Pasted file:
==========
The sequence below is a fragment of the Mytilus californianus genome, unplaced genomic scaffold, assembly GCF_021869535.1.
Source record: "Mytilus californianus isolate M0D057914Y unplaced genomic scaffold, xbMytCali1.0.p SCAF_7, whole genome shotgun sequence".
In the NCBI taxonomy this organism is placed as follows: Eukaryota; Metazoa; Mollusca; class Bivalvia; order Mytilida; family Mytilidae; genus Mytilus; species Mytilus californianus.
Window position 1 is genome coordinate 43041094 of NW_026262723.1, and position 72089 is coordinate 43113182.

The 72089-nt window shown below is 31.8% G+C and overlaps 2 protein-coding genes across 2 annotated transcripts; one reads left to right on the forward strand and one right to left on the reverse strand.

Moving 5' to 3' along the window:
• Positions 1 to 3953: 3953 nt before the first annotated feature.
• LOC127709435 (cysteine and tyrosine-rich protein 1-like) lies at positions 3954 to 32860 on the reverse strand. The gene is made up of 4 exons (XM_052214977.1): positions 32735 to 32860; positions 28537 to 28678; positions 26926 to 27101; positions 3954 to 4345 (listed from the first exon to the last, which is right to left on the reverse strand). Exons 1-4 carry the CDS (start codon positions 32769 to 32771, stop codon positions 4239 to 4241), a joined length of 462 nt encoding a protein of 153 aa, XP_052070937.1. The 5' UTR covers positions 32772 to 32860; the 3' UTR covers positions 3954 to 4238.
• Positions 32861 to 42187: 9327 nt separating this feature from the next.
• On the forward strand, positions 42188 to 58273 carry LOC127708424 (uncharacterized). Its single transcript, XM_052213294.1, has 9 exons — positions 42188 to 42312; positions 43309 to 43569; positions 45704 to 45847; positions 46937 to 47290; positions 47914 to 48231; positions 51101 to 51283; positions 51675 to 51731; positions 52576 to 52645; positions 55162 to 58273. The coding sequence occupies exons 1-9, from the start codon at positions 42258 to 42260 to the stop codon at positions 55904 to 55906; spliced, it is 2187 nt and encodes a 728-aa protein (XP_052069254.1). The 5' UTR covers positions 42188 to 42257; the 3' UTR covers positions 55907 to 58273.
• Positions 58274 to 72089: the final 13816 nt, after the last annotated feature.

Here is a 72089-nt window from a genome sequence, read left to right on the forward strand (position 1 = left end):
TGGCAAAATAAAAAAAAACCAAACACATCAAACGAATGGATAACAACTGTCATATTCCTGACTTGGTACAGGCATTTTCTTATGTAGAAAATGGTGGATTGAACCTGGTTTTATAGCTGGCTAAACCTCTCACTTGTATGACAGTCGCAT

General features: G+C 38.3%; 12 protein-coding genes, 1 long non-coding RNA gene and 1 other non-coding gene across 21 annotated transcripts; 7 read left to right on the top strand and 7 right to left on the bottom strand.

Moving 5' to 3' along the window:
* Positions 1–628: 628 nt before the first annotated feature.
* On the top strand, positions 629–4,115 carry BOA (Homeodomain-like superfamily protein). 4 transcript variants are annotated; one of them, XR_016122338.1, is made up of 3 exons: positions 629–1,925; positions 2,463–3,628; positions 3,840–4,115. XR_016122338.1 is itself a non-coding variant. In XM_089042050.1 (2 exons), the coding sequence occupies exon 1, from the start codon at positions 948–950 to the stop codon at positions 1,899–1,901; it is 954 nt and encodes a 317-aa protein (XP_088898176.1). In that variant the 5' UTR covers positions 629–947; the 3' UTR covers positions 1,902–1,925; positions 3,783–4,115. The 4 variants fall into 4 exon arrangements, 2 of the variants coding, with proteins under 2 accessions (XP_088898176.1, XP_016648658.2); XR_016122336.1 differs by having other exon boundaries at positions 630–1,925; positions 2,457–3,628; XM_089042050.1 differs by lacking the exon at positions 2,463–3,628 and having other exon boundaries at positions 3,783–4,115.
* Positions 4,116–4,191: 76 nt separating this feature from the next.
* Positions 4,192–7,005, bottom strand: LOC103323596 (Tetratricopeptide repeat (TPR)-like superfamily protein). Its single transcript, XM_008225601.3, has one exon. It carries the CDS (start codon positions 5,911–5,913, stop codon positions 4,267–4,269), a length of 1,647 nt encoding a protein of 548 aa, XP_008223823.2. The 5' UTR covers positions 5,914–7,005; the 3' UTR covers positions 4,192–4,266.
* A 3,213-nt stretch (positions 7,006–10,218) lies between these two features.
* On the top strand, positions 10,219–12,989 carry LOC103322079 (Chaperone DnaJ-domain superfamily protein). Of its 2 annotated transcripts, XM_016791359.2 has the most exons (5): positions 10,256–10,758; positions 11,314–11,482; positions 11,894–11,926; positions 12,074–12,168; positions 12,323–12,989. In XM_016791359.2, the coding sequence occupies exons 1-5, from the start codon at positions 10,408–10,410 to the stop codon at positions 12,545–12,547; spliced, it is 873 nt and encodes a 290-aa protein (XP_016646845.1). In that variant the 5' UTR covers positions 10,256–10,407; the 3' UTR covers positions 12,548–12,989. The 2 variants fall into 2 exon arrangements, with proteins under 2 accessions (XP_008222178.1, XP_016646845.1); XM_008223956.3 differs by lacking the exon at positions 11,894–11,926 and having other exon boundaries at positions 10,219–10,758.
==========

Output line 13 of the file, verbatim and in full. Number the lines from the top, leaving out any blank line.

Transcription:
TGGCAAAATAAAAAAAAACCAAACACATCAAACGAATGGATAACAACTGTCATATTCCTGACTTGGTACAGGCATTTTCTTATGTAGAAAATGGTGGATTGAACCTGGTTTTATAGCTGGCTAAACCTCTCACTTGTATGACAGTCGCAT